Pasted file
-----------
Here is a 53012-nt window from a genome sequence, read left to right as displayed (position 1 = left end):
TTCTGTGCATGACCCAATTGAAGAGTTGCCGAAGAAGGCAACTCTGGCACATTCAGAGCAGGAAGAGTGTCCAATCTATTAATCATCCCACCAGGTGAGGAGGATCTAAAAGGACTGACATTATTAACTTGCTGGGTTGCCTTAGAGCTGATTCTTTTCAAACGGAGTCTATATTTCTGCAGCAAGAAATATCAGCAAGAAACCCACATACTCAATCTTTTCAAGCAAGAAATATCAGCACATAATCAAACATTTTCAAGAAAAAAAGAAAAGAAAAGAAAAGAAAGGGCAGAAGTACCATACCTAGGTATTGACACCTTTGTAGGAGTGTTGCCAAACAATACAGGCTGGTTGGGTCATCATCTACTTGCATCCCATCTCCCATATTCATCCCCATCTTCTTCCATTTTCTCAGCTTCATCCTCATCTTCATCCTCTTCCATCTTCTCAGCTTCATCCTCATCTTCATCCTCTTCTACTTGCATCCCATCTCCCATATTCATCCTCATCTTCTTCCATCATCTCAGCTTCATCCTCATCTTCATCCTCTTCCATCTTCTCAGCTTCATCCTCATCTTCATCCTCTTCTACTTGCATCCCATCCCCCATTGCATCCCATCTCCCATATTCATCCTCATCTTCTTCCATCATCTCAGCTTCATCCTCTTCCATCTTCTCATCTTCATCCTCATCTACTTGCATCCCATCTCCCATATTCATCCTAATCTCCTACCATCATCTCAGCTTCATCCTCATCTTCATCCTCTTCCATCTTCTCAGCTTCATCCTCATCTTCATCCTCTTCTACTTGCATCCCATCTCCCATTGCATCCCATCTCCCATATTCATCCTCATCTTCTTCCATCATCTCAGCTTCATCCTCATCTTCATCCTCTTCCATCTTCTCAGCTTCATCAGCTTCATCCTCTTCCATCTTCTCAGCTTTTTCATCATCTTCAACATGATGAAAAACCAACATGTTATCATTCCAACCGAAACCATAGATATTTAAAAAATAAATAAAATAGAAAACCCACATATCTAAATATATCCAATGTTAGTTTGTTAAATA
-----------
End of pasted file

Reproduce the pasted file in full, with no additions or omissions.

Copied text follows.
Here is a 53012-nt window from a genome sequence, read left to right as displayed (position 1 = left end):
TTCTGTGCATGACCCAATTGAAGAGTTGCCGAAGAAGGCAACTCTGGCACATTCAGAGCAGGAAGAGTGTCCAATCTATTAATCATCCCACCAGGTGAGGAGGATCTAAAAGGACTGACATTATTAACTTGCTGGGTTGCCTTAGAGCTGATTCTTTTCAAACGGAGTCTATATTTCTGCAGCAAGAAATATCAGCAAGAAACCCACATACTCAATCTTTTCAAGCAAGAAATATCAGCACATAATCAAACATTTTCAAGAAAAAAAGAAAAGAAAAGAAAAGAAAGGGCAGAAGTACCATACCTAGGTATTGACACCTTTGTAGGAGTGTTGCCAAACAATACAGGCTGGTTGGGTCATCATCTACTTGCATCCCATCTCCCATATTCATCCCCATCTTCTTCCATTTTCTCAGCTTCATCCTCATCTTCATCCTCTTCCATCTTCTCAGCTTCATCCTCATCTTCATCCTCTTCTACTTGCATCCCATCTCCCATATTCATCCTCATCTTCTTCCATCATCTCAGCTTCATCCTCATCTTCATCCTCTTCCATCTTCTCAGCTTCATCCTCATCTTCATCCTCTTCTACTTGCATCCCATCCCCCATTGCATCCCATCTCCCATATTCATCCTCATCTTCTTCCATCATCTCAGCTTCATCCTCTTCCATCTTCTCATCTTCATCCTCATCTACTTGCATCCCATCTCCCATATTCATCCTAATCTCCTACCATCATCTCAGCTTCATCCTCATCTTCATCCTCTTCCATCTTCTCAGCTTCATCCTCATCTTCATCCTCTTCTACTTGCATCCCATCTCCCATTGCATCCCATCTCCCATATTCATCCTCATCTTCTTCCATCATCTCAGCTTCATCCTCATCTTCATCCTCTTCCATCTTCTCAGCTTCATCAGCTTCATCCTCTTCCATCTTCTCAGCTTTTTCATCATCTTCAACATGATGAAAAACCAACATGTTATCATTCCAACCGAAACCATAGATATTTAAAAAATAAATAAAATAGAAAACCCACATATCTAAATATATCCAATGTTAGTTTGTTAAATA